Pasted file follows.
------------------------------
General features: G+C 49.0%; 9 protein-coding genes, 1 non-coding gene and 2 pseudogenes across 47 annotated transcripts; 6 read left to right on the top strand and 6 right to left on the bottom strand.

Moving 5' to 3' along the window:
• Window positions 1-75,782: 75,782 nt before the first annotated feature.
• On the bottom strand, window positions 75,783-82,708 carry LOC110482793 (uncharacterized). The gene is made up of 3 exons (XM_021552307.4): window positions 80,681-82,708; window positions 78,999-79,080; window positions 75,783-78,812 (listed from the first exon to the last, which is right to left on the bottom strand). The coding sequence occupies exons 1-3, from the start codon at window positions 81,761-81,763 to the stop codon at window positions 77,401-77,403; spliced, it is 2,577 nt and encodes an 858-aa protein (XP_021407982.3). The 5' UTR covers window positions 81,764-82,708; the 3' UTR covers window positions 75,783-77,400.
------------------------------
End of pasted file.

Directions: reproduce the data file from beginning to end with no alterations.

General features: G+C 49.0%; 9 protein-coding genes, 1 non-coding gene and 2 pseudogenes across 47 annotated transcripts; 6 read left to right on the top strand and 6 right to left on the bottom strand.

Moving 5' to 3' along the window:
• Window positions 1-75,782: 75,782 nt before the first annotated feature.
• On the bottom strand, window positions 75,783-82,708 carry LOC110482793 (uncharacterized). The gene is made up of 3 exons (XM_021552307.4): window positions 80,681-82,708; window positions 78,999-79,080; window positions 75,783-78,812 (listed from the first exon to the last, which is right to left on the bottom strand). The coding sequence occupies exons 1-3, from the start codon at window positions 81,761-81,763 to the stop codon at window positions 77,401-77,403; spliced, it is 2,577 nt and encodes an 858-aa protein (XP_021407982.3). The 5' UTR covers window positions 81,764-82,708; the 3' UTR covers window positions 75,783-77,400.